Leading Bigfoot skeptic Joe Nickell has been researching Bigfoot for years and believes that many Bigfoot sightings may actually be nothing more then bears.
He believes that upright standing bear is the foremost Bigfoot look-alikes in North America and may be responsible for many regional Bigfoot. He also points to the fact that reported Bigfoot behavior often resembles that of a bear and that Bigfoot reports are typically found in the bear territory. His theory is made especially clear, according to him when looking at regional subtypes of Bigfoot-like the Fouke Monster of Arkansas and the Skunk Ape of Florida.
He compares the appearance and behavior of these Bigfoot subtypes to bears and believes there is enough similarities to conclude many sightings of Bigfoot are simply misidentifications. He breaks down multiple Bigfoot subtypes and their bear like characteristics in his new article. Many of these creatures have become well known names in and around the Bigfoot community and there are some interesting similarities. Many Bigfoot enthusiasts and believers are quick to dismiss Nickell’s theory and findings, believing bears are only responsible for a small amount of Bigfoot sightings overall. Here is a breakdown of some of the various regional Bigfoot variants which Nickells targets and compares to bear characteristics in his new article.
The Fouke Monster
Probably the first sighting of what would become known as the “Fouke Monster” after Fouke, Arkansas, near where it was sighted, was in 1953. It was not seen again until 1955 when a squirrel-hunting fourteen-year-old boy fired at it with birdshot.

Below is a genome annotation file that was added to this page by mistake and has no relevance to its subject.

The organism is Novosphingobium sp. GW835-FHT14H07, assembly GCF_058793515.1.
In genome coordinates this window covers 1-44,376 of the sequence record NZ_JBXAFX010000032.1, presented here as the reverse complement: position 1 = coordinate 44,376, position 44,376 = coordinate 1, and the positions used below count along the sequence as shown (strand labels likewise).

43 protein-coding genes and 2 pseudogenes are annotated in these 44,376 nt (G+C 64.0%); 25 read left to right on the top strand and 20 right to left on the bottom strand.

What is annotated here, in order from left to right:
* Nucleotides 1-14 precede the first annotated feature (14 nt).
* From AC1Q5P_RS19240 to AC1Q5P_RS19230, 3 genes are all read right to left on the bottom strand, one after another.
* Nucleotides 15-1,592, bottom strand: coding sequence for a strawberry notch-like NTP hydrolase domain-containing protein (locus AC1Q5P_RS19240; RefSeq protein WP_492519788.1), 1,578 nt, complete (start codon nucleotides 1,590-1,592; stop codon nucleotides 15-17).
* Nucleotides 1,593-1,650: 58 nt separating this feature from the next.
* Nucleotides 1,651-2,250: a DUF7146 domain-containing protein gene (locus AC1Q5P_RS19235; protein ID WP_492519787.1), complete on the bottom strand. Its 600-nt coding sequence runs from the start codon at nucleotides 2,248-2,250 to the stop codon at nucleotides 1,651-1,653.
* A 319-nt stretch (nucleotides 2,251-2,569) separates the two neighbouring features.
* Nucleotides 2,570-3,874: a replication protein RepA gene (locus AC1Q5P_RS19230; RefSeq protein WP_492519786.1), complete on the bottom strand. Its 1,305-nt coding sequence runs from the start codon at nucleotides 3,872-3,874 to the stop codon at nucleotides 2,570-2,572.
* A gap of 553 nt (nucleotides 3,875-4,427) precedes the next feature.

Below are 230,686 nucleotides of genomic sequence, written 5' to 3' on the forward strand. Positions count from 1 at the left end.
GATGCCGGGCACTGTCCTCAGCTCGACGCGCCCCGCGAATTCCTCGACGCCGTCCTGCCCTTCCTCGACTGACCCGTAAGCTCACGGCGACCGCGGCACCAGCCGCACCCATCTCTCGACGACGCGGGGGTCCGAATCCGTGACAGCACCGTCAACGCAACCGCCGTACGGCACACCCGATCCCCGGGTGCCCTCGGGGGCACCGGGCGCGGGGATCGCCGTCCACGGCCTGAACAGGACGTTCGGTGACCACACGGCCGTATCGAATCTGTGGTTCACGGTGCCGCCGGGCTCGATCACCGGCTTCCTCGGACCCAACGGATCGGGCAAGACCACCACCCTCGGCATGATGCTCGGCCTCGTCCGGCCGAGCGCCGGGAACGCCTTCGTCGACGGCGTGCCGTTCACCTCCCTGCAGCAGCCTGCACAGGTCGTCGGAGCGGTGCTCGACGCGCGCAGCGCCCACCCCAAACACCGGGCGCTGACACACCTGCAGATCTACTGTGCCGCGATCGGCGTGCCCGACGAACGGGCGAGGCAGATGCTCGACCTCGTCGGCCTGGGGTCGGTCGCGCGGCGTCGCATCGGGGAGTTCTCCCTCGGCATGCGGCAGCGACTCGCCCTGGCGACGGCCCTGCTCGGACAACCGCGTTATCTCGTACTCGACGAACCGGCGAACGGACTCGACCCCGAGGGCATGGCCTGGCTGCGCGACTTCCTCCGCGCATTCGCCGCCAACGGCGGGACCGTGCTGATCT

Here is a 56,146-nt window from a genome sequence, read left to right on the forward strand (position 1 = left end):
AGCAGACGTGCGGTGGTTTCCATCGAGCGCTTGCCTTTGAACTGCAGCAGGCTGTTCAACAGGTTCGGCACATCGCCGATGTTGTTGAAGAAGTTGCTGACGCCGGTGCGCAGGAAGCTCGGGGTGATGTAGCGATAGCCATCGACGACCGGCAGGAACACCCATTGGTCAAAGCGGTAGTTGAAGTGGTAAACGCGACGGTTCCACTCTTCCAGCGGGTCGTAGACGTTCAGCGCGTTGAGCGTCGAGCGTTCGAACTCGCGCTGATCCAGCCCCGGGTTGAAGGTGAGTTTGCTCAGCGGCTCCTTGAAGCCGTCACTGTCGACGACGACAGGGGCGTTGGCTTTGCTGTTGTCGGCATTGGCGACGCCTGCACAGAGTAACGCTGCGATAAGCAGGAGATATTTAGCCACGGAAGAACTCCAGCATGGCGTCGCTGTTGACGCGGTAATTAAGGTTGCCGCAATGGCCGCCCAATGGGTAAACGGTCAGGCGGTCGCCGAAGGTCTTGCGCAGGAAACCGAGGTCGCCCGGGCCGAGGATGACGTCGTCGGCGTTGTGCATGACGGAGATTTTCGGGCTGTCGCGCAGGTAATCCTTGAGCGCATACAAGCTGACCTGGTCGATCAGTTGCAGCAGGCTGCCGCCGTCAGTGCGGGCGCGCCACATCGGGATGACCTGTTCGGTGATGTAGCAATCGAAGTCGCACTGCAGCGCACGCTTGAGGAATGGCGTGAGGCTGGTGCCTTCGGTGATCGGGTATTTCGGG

He described the monster as covered in reddish-brown hair or fur, standing upright at a height of some seven feet, and having very long arms. It also had a flat nose that was dark brown. The creature “stretched, sniffing the air,” then started toward the boy, who shot at it. That seemed to have no effect, and the youth ran away. In 1971 hundreds of three-toed, thirteen-and-a-half-inch tracks were found in a bean field and attributed to the monster (Green 1978, 189–191). The Fouke Monster was the inspiration for the Legend of Boggy Creek movies (Coleman and Huyghe 1999, 56–57; Fuller 1972, 24–28). (As an example of careless research in some quarters, one source [Matthews 2008, 110] places Fouke in “Kentucky.”)
Be the tracks as they may, the boy’s description is a pretty good fit for an Ursus americanus (black bear) of cinnamon color. States one bear expert (Herrero 2002, 131–132): “An individual [black] bear’s coat color may range from blond, cinnamon, or light brown to dark chocolate brown or jet black.” (See also Van Wormer 1966, 21.) Significantly, the Fouke Monster stood and sniffed the air; that is common behavior for a bear “trying to sense something” (Herrero 2002, 139), as the creature obviously was attempting in this instance.
In 1972, “Momo,” short for “Missouri Monster,” appeared near Louisiana, Missouri. A huge creature covered in black fur, it stood upright on two legs. Reports of such monsters date back to the 1940s, and a year prior to “the Momo scare” two women had encountered a hairy ape-man on River Road near the town (Green 1978, 194–195; Coleman and Huyghe 1999, 50–51).